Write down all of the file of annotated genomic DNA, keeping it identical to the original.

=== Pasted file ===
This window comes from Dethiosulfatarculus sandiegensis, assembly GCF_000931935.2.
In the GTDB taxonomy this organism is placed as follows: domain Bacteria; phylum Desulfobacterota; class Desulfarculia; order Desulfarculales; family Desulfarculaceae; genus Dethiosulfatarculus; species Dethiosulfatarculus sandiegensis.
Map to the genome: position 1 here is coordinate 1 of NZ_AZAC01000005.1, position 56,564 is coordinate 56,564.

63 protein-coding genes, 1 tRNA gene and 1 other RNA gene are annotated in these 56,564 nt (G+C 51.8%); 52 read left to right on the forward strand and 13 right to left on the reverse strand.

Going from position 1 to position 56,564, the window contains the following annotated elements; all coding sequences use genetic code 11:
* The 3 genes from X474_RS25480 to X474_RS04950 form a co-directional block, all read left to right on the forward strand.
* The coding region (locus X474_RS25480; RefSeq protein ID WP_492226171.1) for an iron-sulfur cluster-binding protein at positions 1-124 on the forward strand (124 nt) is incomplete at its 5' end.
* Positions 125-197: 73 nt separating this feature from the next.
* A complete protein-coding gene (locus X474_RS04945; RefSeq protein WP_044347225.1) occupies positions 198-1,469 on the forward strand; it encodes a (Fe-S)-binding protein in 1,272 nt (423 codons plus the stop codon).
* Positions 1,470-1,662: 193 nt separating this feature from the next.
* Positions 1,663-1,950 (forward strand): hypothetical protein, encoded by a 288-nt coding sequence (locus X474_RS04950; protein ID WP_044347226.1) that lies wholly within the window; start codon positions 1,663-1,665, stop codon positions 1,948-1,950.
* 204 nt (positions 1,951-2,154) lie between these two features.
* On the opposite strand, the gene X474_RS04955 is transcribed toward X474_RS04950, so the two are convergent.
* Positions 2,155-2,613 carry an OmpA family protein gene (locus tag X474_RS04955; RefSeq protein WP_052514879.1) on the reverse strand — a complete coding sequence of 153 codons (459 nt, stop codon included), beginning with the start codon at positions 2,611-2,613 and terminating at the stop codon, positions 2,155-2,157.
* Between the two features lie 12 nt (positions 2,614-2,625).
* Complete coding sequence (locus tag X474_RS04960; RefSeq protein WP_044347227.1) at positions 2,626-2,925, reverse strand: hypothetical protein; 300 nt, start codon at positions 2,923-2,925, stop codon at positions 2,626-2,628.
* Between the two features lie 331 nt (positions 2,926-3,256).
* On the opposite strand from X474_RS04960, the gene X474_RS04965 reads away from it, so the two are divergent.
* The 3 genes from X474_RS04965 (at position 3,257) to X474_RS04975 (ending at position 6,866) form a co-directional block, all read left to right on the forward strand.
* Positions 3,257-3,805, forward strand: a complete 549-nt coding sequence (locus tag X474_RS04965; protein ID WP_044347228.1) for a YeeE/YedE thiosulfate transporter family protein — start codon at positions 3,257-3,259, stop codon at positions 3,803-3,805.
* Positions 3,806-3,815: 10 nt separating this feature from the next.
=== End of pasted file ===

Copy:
This window comes from Dethiosulfatarculus sandiegensis, assembly GCF_000931935.2.
In the GTDB taxonomy this organism is placed as follows: domain Bacteria; phylum Desulfobacterota; class Desulfarculia; order Desulfarculales; family Desulfarculaceae; genus Dethiosulfatarculus; species Dethiosulfatarculus sandiegensis.
Map to the genome: position 1 here is coordinate 1 of NZ_AZAC01000005.1, position 56,564 is coordinate 56,564.

63 protein-coding genes, 1 tRNA gene and 1 other RNA gene are annotated in these 56,564 nt (G+C 51.8%); 52 read left to right on the forward strand and 13 right to left on the reverse strand.

Going from position 1 to position 56,564, the window contains the following annotated elements; all coding sequences use genetic code 11:
* The 3 genes from X474_RS25480 to X474_RS04950 form a co-directional block, all read left to right on the forward strand.
* The coding region (locus X474_RS25480; RefSeq protein ID WP_492226171.1) for an iron-sulfur cluster-binding protein at positions 1-124 on the forward strand (124 nt) is incomplete at its 5' end.
* Positions 125-197: 73 nt separating this feature from the next.
* A complete protein-coding gene (locus X474_RS04945; RefSeq protein WP_044347225.1) occupies positions 198-1,469 on the forward strand; it encodes a (Fe-S)-binding protein in 1,272 nt (423 codons plus the stop codon).
* Positions 1,470-1,662: 193 nt separating this feature from the next.
* Positions 1,663-1,950 (forward strand): hypothetical protein, encoded by a 288-nt coding sequence (locus X474_RS04950; protein ID WP_044347226.1) that lies wholly within the window; start codon positions 1,663-1,665, stop codon positions 1,948-1,950.
* 204 nt (positions 1,951-2,154) lie between these two features.
* On the opposite strand, the gene X474_RS04955 is transcribed toward X474_RS04950, so the two are convergent.
* Positions 2,155-2,613 carry an OmpA family protein gene (locus tag X474_RS04955; RefSeq protein WP_052514879.1) on the reverse strand — a complete coding sequence of 153 codons (459 nt, stop codon included), beginning with the start codon at positions 2,611-2,613 and terminating at the stop codon, positions 2,155-2,157.
* Between the two features lie 12 nt (positions 2,614-2,625).
* Complete coding sequence (locus tag X474_RS04960; RefSeq protein WP_044347227.1) at positions 2,626-2,925, reverse strand: hypothetical protein; 300 nt, start codon at positions 2,923-2,925, stop codon at positions 2,626-2,628.
* Between the two features lie 331 nt (positions 2,926-3,256).
* On the opposite strand from X474_RS04960, the gene X474_RS04965 reads away from it, so the two are divergent.
* The 3 genes from X474_RS04965 (at position 3,257) to X474_RS04975 (ending at position 6,866) form a co-directional block, all read left to right on the forward strand.
* Positions 3,257-3,805, forward strand: a complete 549-nt coding sequence (locus tag X474_RS04965; protein ID WP_044347228.1) for a YeeE/YedE thiosulfate transporter family protein — start codon at positions 3,257-3,259, stop codon at positions 3,803-3,805.
* Positions 3,806-3,815: 10 nt separating this feature from the next.